Cocktail of rice proteins neutralizes HIV in vitro, researchers find
Study results could be applied to prevention of virus in low-income countries
Using three different proteins from a single transgenic rice plant, researchers have managed to prevent HIV from entering human cells in vitro.
In addition, it was found that the components of the rice also help to block the infectivity of the virus, thus limiting its ability to establish an infection. This could be used to produce topical microbicides to inhibit HIV transmission. Microbicides are compounds that can be applied either in the vagina or rectum as protection against sexually transmitted diseases.
The group of researchers, from the University of Lleida and IrsiCaixa, pointed out that these microbicides could be easily implemented in low-income countries because of their low production cost and ease of application. They also found that the rice components increase potency against variants of HIV.
“This means that the production of microbicides from rice against HIV would not only reduce the costs compared to traditional production platforms, but also provide benefits in terms of microbicidal power,” explained Dr Julià Blanco, a researcher for IrsiCaixa, an institution that dedicates itself to the investigation of AIDS and HIV.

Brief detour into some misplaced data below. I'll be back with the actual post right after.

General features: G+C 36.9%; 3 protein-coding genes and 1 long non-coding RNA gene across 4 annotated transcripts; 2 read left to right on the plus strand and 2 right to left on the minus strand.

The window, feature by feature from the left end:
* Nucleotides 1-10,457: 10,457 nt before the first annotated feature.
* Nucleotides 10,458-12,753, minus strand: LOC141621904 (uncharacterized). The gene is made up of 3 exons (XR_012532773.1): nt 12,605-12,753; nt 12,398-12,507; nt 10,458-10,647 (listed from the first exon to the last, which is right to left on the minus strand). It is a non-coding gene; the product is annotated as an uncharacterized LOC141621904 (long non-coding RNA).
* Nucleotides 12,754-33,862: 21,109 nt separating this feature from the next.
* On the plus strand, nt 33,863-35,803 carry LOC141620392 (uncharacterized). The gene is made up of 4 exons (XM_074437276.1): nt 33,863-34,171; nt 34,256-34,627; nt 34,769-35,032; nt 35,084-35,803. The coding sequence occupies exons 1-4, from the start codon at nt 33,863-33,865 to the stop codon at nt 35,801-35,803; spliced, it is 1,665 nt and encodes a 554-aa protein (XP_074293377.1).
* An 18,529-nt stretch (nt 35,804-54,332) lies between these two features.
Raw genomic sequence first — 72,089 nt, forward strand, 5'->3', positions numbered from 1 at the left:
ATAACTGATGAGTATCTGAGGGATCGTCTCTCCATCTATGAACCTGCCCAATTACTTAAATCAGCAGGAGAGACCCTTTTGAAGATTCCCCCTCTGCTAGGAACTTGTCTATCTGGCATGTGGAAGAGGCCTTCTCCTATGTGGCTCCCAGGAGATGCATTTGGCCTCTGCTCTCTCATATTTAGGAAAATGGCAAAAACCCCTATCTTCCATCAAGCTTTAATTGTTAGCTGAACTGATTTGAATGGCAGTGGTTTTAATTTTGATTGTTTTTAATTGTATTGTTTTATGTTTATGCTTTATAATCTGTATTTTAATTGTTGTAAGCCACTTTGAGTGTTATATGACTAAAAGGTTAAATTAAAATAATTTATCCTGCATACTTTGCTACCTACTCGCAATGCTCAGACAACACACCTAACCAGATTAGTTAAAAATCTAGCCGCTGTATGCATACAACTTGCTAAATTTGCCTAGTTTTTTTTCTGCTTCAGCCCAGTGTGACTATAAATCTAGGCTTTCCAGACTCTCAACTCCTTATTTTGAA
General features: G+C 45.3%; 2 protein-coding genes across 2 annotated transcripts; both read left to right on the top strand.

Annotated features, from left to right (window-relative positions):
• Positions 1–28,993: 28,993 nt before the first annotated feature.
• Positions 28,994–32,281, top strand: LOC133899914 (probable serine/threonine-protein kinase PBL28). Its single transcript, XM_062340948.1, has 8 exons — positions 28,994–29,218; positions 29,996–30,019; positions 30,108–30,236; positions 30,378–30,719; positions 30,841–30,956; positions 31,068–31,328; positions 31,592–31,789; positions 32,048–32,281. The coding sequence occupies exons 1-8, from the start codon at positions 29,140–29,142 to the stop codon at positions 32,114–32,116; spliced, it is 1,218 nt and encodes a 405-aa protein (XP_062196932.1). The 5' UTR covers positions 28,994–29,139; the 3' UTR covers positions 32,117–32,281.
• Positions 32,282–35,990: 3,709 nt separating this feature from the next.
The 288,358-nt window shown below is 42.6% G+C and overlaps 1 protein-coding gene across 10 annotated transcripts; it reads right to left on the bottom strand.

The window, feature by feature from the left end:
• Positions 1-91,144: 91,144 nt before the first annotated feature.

Each year there are 1.8 million new cases of HIV throughout the world, most of them in Africa. Due to the lack of an effective vaccine against the virus, research not only focuses on treatments for HIV, but also on prevention methods to reduce the spread of infection.
Topical microbicides, therefore, present an affordable option for countries with limited resources, and difficulty accessing antiretroviral treatments or barrier contraceptives such as condoms.
Blanco pointed out that “in some cases, microbicides are the only option for women to prevent HIV infection, as men are often reluctant to use a condom.”
Women worldwide are, in fact, twice as likely to become infected with HIV than men of the same age as them, according to data from the Joint United Nations Programme on HIV/AIDS.
“Being realistic, this innovative strategy is the only way that the microbicide cocktails can be produced at a sufficiently low cost for countries that most need treatments for the prevention of HIV,” said Dr Paul Christou, researcher at the University of Lleida.
The study has been published in the journal ‘Proceedings of the National Academy of Sciences’.